The new process yielded a culturally diverse lineup with contributions from Karenni, Nepali, Sudanese and Afghani refugees. Barcel expects attendees to be surprised by the number of cultures represented because most people, she says, immediately think of Karen and Sudanese when they think of refugees. But with performance headliners Oscar Rios of the Andes and the Burundian Umoja Choir ‒ which performed with Laura Burhenn of The Mynabirds at an Omaha mayoral rally in April ‒ NAAF features a wealth of refugees from all over the world.

“I want people to know that these people exist in our city and they’re doing really wonderful, beautiful things,” Barcel says.

Find more information on NAAF here and RSVP here.

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Hurricane Like Me drops determined debut music video

by Sam Crisler

When Hurricane Like Me frontman Joshua McManus grasps a burning microphone on the top level of a parking garage at the outset of his band’s first music video, “Decisions,” he wears a look of determination on his face that screams “try to stop me.”

The video, directed by Aaron Gum, sees the band performing “Decisions” in the dark, lit only by the lights of the downtown Omaha skyline and the hypnotic burning of two fire twirlers’ batons.

With McManus’s insistent belting of lyrics that force his doubters to “watch him burn,” and drummer Justin Essink’s lightning-quick fills, the combination of the barrage of lights, fire and punishing hard rock make for a fully realized, confident debut.

Hurricane Like Me makes its live performance debut at Ralston Arena on Aug. 9 as part of the Make America Rock Again Tour with Scott Stapp, Trapt, Drowning Pool and Sick Puppies. RSVP here.

Check out the video for “Decisions” below.

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Concert Round-Up

Head out to a show to get you over the mid-week hump. See our picks for where you should be on Wednesday and Thursday, and head over to our events page for a more comprehensive list of shows.


Gleemer, Infinite Me, Salt Creek and Centerpiece at The Bay – Tonight, Colorado post-rock/shoegaze band Gleemer and Minneapolis post-hardcore group Infinite Me roll through Lincoln on a joint tour and will play alongside locals Salt Creek and Centerpiece. Infinite Me released a split EP with fellow Minneapolis band Household back in May. Gleemer’s most recent LP, Moving Away, can be found here. Both Salt Creek and Centerpiece are fresh off debut EPs and, coincidentally, both have made recent appearances on Hear Nebraska FM, which you can revisit here and here, respectively. 7 p.m., all-ages show, $5, RSVP here.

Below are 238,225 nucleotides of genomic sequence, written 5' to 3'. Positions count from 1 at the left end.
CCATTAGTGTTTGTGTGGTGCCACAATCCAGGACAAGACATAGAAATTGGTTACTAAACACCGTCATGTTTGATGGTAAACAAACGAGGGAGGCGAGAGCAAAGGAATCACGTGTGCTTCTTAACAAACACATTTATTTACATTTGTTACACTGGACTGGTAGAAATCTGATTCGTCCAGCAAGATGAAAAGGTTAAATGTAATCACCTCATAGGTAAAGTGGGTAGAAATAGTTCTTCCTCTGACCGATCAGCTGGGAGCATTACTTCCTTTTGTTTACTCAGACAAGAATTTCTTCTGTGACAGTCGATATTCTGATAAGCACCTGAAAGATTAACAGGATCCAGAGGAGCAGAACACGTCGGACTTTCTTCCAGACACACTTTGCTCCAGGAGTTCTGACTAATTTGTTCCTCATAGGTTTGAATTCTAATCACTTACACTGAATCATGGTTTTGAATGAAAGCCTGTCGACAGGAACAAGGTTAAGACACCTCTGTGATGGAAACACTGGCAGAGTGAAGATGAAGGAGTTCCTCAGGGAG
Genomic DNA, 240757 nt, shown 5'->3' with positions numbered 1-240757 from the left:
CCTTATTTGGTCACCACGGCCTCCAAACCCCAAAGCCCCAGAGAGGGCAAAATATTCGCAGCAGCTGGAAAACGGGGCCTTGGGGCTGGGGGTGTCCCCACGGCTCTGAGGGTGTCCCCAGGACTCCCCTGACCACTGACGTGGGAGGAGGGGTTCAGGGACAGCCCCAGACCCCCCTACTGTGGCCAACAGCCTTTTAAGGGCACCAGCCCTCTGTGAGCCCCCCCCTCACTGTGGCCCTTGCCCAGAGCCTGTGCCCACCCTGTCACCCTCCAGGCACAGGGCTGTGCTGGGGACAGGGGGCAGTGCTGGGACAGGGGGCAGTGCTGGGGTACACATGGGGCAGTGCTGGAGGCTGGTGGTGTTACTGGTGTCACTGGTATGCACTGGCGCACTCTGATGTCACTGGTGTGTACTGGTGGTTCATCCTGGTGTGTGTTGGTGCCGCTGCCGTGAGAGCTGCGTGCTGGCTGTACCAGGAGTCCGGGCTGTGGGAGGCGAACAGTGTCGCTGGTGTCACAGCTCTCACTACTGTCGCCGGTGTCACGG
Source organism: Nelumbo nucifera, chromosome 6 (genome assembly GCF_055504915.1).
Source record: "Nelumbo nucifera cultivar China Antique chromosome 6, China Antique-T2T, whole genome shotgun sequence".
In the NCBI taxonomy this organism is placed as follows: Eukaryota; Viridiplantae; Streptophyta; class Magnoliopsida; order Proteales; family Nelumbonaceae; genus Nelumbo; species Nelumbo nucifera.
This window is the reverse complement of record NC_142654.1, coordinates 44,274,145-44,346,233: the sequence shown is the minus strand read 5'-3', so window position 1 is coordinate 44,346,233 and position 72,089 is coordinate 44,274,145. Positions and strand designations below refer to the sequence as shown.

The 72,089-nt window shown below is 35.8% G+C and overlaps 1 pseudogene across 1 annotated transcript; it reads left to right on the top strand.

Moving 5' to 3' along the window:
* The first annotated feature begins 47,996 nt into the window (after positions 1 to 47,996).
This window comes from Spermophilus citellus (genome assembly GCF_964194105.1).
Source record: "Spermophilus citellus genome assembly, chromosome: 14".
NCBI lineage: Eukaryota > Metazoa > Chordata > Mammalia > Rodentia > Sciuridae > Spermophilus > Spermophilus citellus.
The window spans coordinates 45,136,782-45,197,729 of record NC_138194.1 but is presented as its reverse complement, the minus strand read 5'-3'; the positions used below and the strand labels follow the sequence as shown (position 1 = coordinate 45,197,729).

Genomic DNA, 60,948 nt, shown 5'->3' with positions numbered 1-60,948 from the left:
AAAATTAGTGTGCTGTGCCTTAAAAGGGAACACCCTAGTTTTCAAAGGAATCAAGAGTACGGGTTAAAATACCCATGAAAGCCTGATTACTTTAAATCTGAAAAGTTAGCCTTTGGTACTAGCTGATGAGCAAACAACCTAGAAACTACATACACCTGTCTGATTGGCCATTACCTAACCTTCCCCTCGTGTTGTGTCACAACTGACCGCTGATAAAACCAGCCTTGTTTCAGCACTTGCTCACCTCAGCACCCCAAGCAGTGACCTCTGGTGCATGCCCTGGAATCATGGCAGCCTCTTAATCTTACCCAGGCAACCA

Jeff Rosenstock with Laura Stevenson and Uh Oh at Lookout Lounge – Unexpected punk success story Jeff Rosenstock stops in Omaha Thursday night with fellow former Bomb the Music Industry! member Laura Stevenson. Rosenstock is on tour supporting his 2016 hit record Worry, which earned critical acclaim and was listed as USA Today’s top album of the year. Local rockers Uh Oh open the show. 8 p.m, $15, All Ages, RSVP here.

Hullabaloo 2017 at Falconwood Park – Bellevue’s jam and electronic music festival Hullabaloo returns to Falconwood Park tomorrow night for its seventh-annual weekend. This year’s event features NPR Tiny Desk contest winner Tank & the Bangas, Jon Wayne & the Pain, Linear Symmetry, The Wailers, and, of course, Kris Lager Band. Check HN’s primer and schedule here. Camping is available all three nights. Find tickets here.

The Ron E. Beck Soul Revue with A Family Affair at Midtown Crossing – Premiere jazz drummer/vocalist and Omaha-native Ron E. Beck performs as the Ron E. Beck Soul Revue with his siblings Donnie Beck, Keith Rodgers and Carol Rodgers tomorrow night as part of Midtown Crossing’s Jazz on the Green. Beck has performed with the likes Tower of Power, John Lee Hooker, Bill Withers and more. His new band delivers funky beats and R&B-tinged tracks that will be sure to move you. The group will perform the show, appropriately titled “A Family Affair,” in honor of their mother, Jeanne Rogers, a retired Omaha Public Schools educator and jazz artist. Local players Curly Martin and Jorge Nila will also join the group on stage.

Doors are at 5 p.m., with pre-show entertainment at 6:30 p.m. Music starts at 7 p.m. The event is free. RSVP here.